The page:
Enjoying a hot spring in Japan

Enjoying a hot spring in Japan
Incredibly beautiful Japan has all the great things written about it. But we want to write about their weekend visit to (Isesaki) in the Gunma prefecture.

We were about to experience one of Isesaki’s Onsens. Gunma prefecture is well known for its onsens. An Onsen is the Japanese word meaning 'hot spring'. There are a several onsens in Gunma and some of them are very famous.This is not one of those. But it’s beautiful all the same.

“Do you two have a hundred yen?” our friend and guide asks us.

Damien has been in Japan for just over five years now and his Japanese is excellent.

“No I don’t have any money right now sorry. I’m going to use my onsen tickets to pay,” says Jeremy. Jer has been in Japan for almost two years now and is a very dear friend of ours. He had also learnt to converse in fluent Japanese.

“You both need a hundred yen for the locker,” Damien said which we did not have, as we had not yet changed our money. So Damien thankfully gave us a hundred yen each,which we refunded later.

In an onsen you go naked save for a tiny towel that you use to cover your privates whilst you meander from bath to bath. You don’t have to cover whilst you walk around,it’s not illegal not to,but it’s polite and respectful and that’s one thing you should really at least try to emulate in Japan.

We entered the onsen together and took showers. It’s important to take showers before entering these public baths. The onsens in Japan are important and since everybody shares the hot springs it’s courteous to shower before going in.

It will come as no great surprise that running water is prominent here. The hot springs constantly trickle water into the rock pools and nobody really speaks much here. It’s a peaceful place where flowing water is the dominant sound.

There are public baths for both sexes. Men go in one direction and women the other. So don’t expect to see anything but naked women in the women’s baths and vice versa.

We start indoors in the main rock pool. The water is clear and tastes of salt. On the far side I can see a miniature waterfall as the hot spring ascends to its main source. We wade over there and climb up to the higher land and sit with our backs against the very far end. Here the water pushes against our skin at its very hottest, and we wallow till we can't take it any longer.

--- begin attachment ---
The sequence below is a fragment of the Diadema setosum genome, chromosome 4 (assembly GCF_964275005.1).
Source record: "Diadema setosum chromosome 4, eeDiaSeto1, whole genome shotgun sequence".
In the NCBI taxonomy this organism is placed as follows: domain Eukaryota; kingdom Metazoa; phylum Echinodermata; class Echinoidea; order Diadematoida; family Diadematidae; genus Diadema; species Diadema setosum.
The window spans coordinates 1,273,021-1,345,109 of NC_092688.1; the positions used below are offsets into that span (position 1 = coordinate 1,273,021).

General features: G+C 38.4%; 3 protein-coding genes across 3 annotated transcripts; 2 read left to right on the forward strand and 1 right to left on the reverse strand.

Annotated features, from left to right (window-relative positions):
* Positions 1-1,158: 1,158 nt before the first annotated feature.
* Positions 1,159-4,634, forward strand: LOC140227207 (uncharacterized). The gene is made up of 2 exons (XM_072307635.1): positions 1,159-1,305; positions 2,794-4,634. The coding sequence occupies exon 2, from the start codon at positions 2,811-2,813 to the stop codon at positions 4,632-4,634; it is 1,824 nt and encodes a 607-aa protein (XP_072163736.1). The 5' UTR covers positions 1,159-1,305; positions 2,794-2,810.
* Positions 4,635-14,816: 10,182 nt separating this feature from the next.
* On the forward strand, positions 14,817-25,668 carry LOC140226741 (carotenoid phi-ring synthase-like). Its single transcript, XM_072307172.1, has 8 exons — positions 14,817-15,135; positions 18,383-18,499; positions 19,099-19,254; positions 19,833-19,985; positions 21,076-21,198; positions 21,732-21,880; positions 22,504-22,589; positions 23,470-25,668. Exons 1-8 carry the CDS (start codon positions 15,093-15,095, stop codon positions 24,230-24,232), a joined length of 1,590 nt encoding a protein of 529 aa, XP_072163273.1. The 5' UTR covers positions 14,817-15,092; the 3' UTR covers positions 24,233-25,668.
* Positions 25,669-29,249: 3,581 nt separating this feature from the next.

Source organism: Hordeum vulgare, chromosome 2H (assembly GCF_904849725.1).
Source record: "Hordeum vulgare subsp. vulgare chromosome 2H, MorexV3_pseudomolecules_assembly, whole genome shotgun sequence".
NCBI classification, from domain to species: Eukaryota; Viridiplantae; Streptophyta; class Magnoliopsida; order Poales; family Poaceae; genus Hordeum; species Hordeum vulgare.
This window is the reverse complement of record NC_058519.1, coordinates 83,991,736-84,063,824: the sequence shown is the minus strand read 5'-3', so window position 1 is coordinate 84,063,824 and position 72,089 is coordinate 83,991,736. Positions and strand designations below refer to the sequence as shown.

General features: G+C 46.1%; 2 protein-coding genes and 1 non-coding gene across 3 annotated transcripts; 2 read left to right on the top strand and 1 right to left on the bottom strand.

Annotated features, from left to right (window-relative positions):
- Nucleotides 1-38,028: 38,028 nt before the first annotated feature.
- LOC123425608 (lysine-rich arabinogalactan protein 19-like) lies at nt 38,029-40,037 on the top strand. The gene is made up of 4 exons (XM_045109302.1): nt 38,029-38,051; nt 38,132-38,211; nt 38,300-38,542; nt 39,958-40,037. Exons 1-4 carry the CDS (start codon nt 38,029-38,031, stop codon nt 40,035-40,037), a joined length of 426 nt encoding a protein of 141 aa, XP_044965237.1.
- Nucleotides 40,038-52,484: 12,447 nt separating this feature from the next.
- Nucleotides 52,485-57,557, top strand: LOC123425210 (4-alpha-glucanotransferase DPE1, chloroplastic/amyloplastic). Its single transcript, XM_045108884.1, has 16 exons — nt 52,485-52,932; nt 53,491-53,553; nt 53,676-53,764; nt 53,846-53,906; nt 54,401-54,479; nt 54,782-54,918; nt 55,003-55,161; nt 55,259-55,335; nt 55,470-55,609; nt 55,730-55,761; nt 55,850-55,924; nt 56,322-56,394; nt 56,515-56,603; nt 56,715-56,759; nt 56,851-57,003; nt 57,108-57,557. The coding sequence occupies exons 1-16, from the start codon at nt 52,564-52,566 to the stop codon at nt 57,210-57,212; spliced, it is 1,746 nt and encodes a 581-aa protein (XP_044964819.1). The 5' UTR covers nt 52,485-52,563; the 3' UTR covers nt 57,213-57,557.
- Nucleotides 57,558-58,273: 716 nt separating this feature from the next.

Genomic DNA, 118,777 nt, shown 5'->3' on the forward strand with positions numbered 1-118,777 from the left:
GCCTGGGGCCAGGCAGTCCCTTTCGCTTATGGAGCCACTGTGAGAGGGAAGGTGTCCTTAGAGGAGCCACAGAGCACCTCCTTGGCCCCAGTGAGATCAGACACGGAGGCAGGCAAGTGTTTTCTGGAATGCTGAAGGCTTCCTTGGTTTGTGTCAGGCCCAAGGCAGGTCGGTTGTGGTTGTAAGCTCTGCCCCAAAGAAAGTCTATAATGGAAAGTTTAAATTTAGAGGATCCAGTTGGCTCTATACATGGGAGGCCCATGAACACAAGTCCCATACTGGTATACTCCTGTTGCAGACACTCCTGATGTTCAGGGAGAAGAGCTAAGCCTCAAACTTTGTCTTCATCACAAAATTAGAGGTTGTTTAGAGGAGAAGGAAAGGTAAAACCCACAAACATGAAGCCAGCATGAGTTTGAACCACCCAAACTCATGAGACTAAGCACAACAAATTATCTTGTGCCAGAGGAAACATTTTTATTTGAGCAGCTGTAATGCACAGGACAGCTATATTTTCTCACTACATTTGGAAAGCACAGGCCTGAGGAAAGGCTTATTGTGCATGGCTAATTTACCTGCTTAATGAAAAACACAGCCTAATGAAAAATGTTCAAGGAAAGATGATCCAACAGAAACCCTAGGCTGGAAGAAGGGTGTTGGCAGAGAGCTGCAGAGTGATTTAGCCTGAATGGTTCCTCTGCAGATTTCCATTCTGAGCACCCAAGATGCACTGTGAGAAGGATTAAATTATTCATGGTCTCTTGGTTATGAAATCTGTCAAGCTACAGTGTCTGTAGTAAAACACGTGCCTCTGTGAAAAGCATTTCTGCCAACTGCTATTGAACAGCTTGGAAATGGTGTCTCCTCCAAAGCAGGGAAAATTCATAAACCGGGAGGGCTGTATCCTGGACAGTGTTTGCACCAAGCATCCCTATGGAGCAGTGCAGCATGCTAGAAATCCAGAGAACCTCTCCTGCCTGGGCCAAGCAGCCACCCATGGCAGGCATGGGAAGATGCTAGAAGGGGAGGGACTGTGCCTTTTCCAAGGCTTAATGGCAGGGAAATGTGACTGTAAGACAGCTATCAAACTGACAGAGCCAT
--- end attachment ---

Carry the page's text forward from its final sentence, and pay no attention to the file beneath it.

We move on to the smaller and more carbonated pool where bubbles occasionally rise up and tickle my feet. There are many different kinds of baths and we want to try as many as we can.

Some are cold, some are hot, some are made for lying down and some made for sitting up in. There are beds of water that immerse you half way so you can sleep without fear of drowning.We finally sit in a ninety degree sauna rubbing our entire body with salt. It’s difficult to talk in that sauna, even if you want to.

Walking outside to try the reclining chairs,we feel the cold night air as it slowly dries our bodies. But we can’t resist the large empty rock pool. It seems to be calling out to us. We gingerly get back in and lie back and look up at the night sky. There is barely a star to be seen but the moon is big and bright.

We lie, mesmerized as the steam rises from our body and surrounds us in a mist that seems to rise all the way up to the moon itself.




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This content was written by Marianne de Nazareth. If you wish to use this content in any manner, you need written permission. Contact Marianne de Nazareth for details.